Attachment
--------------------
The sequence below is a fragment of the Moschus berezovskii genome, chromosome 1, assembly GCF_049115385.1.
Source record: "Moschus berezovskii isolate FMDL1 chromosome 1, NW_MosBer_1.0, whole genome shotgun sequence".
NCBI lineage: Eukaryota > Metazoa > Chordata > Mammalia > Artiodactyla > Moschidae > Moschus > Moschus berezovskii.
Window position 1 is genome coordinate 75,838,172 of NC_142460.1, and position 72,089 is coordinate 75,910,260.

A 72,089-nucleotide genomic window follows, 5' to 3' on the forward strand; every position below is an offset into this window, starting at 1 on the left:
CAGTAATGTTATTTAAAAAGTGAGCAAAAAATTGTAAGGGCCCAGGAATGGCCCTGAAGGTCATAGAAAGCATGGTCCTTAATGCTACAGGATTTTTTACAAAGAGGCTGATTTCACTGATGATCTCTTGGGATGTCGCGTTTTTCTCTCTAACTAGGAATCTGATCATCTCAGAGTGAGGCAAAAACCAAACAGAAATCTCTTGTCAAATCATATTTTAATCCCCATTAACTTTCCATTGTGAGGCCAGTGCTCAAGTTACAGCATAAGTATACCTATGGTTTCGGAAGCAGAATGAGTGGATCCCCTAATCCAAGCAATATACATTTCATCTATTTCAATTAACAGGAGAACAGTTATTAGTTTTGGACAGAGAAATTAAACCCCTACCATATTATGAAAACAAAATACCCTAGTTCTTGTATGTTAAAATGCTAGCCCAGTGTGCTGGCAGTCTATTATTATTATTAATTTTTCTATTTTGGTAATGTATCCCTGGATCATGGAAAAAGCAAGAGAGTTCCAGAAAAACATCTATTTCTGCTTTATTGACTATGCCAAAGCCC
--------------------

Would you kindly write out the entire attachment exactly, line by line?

The sequence below is a fragment of the Moschus berezovskii genome, chromosome 1, assembly GCF_049115385.1.
Source record: "Moschus berezovskii isolate FMDL1 chromosome 1, NW_MosBer_1.0, whole genome shotgun sequence".
NCBI lineage: Eukaryota > Metazoa > Chordata > Mammalia > Artiodactyla > Moschidae > Moschus > Moschus berezovskii.
Window position 1 is genome coordinate 75,838,172 of NC_142460.1, and position 72,089 is coordinate 75,910,260.

A 72,089-nucleotide genomic window follows, 5' to 3' on the forward strand; every position below is an offset into this window, starting at 1 on the left:
CAGTAATGTTATTTAAAAAGTGAGCAAAAAATTGTAAGGGCCCAGGAATGGCCCTGAAGGTCATAGAAAGCATGGTCCTTAATGCTACAGGATTTTTTACAAAGAGGCTGATTTCACTGATGATCTCTTGGGATGTCGCGTTTTTCTCTCTAACTAGGAATCTGATCATCTCAGAGTGAGGCAAAAACCAAACAGAAATCTCTTGTCAAATCATATTTTAATCCCCATTAACTTTCCATTGTGAGGCCAGTGCTCAAGTTACAGCATAAGTATACCTATGGTTTCGGAAGCAGAATGAGTGGATCCCCTAATCCAAGCAATATACATTTCATCTATTTCAATTAACAGGAGAACAGTTATTAGTTTTGGACAGAGAAATTAAACCCCTACCATATTATGAAAACAAAATACCCTAGTTCTTGTATGTTAAAATGCTAGCCCAGTGTGCTGGCAGTCTATTATTATTATTAATTTTTCTATTTTGGTAATGTATCCCTGGATCATGGAAAAAGCAAGAGAGTTCCAGAAAAACATCTATTTCTGCTTTATTGACTATGCCAAAGCCC